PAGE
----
Genetic and molecular biological studies have recently linked the Nr-CAM (in both mouse and human populations) with susceptibility to and consequences of addiction (Ishiguro et al. 2006; Minana et al. 2000), aberrant drug-seeking behavior and dysfunctional brain-based drug reward systems (Hitzemann et al. 2003). In support of these contentions, it has been observed that mice with reduced levels of Nr-CAM expression manifest less drug-conditioned place preference (Hall et al. 2004; Lin et al. 2005). However, it was previously unknown whether these deficits in drug conditioning reflect a specific influence of Nr-CAM on drug-motivated behaviors, or whether perturbations of Nr-CAM expression impact learning in a more general manner. Neuronal cell adhesion molecule’s expression in numerous cortical regions, especially the hippocampus, coupled with other Nr-CAM’s involvement in synaptic plasticity (Panicker et al. 2003; Welzl & Stork 2003) suggest that this CAM might be involved more broadly in the acquisition of learned responses. Here, the performance of Nr-CAM knockout mice was compared with wild-type and heterozygous mice on a series of tests of learned and unlearned behaviors. It was determined that brain-wide deletion of Nr-CAM did not affect performance in the majority of our cognitive and sensory/motor tasks. However, behavioral differences in certain specific tasks provide support for the hypothesis that Nr-CAM may play a role in behaviors symptomatic of addiction vulnerability.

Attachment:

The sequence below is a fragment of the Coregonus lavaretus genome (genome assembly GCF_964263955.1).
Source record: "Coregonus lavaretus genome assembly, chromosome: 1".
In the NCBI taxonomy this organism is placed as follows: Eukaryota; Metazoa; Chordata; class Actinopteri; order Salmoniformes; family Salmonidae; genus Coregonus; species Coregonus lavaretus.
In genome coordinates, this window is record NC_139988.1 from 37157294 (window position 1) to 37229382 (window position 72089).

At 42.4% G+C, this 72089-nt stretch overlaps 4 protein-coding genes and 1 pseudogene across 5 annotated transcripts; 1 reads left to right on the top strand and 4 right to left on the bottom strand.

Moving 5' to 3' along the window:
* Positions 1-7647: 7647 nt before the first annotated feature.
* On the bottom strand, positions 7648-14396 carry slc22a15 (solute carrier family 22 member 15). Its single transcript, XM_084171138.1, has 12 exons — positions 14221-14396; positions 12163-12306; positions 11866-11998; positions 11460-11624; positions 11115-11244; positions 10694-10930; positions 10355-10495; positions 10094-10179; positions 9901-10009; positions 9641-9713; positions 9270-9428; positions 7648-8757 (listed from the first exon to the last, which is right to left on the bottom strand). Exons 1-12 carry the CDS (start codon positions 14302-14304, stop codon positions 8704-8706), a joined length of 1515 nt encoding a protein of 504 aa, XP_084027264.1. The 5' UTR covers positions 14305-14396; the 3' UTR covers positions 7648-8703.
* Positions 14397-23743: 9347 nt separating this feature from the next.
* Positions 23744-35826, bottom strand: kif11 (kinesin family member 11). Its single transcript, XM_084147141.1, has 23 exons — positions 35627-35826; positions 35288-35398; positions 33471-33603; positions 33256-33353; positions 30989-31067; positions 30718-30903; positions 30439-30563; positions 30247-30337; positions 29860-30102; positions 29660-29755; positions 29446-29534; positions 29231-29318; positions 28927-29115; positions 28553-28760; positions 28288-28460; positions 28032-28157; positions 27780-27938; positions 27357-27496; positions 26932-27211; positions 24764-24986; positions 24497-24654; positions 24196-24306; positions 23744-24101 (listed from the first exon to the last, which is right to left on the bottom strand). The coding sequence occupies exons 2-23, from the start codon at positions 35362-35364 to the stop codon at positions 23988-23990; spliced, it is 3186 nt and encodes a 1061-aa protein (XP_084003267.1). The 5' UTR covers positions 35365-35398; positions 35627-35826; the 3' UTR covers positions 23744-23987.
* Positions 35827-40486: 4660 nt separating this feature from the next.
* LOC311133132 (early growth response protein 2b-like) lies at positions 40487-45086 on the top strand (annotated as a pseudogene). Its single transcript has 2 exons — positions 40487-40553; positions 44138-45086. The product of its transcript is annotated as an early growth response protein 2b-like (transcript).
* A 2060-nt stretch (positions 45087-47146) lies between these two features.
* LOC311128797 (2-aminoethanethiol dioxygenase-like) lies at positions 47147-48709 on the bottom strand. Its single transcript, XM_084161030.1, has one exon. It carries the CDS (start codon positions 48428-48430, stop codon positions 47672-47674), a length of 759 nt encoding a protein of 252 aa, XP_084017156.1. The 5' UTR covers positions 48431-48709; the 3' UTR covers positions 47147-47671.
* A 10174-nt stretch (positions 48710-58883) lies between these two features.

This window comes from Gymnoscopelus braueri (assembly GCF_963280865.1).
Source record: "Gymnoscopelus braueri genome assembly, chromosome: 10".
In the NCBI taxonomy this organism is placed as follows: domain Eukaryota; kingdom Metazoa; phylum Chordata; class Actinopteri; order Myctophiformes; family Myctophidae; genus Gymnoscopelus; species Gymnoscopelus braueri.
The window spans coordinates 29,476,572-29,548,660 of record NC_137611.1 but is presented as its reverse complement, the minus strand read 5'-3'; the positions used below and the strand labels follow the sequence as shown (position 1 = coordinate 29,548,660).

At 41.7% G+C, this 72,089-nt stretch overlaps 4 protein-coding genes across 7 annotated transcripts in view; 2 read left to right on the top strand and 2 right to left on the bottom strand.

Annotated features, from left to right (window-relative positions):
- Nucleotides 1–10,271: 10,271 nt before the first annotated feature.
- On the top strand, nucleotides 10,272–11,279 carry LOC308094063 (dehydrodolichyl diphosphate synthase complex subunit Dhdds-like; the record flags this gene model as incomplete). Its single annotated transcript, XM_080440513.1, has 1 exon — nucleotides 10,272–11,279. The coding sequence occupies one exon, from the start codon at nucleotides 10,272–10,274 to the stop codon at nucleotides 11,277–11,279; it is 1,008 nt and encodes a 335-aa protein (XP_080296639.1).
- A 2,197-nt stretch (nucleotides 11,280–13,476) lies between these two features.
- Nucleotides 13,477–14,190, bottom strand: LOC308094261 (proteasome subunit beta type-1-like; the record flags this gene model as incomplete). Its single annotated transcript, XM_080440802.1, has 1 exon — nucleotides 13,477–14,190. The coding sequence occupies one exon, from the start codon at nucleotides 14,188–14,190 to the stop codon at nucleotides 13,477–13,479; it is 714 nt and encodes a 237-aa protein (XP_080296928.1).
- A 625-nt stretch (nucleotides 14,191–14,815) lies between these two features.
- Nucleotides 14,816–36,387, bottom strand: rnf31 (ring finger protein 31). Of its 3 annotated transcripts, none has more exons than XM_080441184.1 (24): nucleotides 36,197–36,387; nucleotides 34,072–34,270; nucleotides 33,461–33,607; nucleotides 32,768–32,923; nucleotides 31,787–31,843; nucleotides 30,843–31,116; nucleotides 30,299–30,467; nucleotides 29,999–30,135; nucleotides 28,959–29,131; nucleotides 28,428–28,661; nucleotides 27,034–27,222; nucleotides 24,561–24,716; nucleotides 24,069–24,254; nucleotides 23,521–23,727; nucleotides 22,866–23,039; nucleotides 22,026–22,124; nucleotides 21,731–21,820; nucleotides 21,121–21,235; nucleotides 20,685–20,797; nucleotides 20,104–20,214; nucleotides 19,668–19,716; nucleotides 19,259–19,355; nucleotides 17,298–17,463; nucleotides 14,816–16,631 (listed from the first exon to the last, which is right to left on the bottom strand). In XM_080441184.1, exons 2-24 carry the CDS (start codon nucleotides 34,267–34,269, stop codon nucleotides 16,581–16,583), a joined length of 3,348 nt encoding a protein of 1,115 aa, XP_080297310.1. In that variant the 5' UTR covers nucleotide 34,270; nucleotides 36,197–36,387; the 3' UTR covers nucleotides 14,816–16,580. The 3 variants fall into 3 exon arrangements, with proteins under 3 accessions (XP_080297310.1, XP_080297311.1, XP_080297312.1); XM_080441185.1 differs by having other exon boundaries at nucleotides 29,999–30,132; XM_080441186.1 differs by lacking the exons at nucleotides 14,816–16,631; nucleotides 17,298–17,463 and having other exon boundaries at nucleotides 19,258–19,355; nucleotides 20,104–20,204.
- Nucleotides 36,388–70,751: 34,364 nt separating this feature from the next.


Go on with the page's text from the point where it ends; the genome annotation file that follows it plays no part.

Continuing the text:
Wild-type, heterogeneous and knockout mice did not differ significantly from one another during acquisition in a spatial navigation test (Morris water maze), which depends heavily on hippocampal processes (Bohbot et al. 1996; Deacon et al. 2002). This is revealing as the hippocampus is one of the cortical regions where Nr-CAM is abundantly expressed, and other neuronal CAMs have been implicated in the acquisition of spatial/hippocampal tasks (Cambon et al. 2003; Sandi et al. 2005). The results here suggest that Nr-CAM’s function in the hippocampus is unrelated to performance in tasks that require animals to form a ‘cognitive map’ such as the water maze, and thus distinguishes Nr-CAM from other CAM molecules.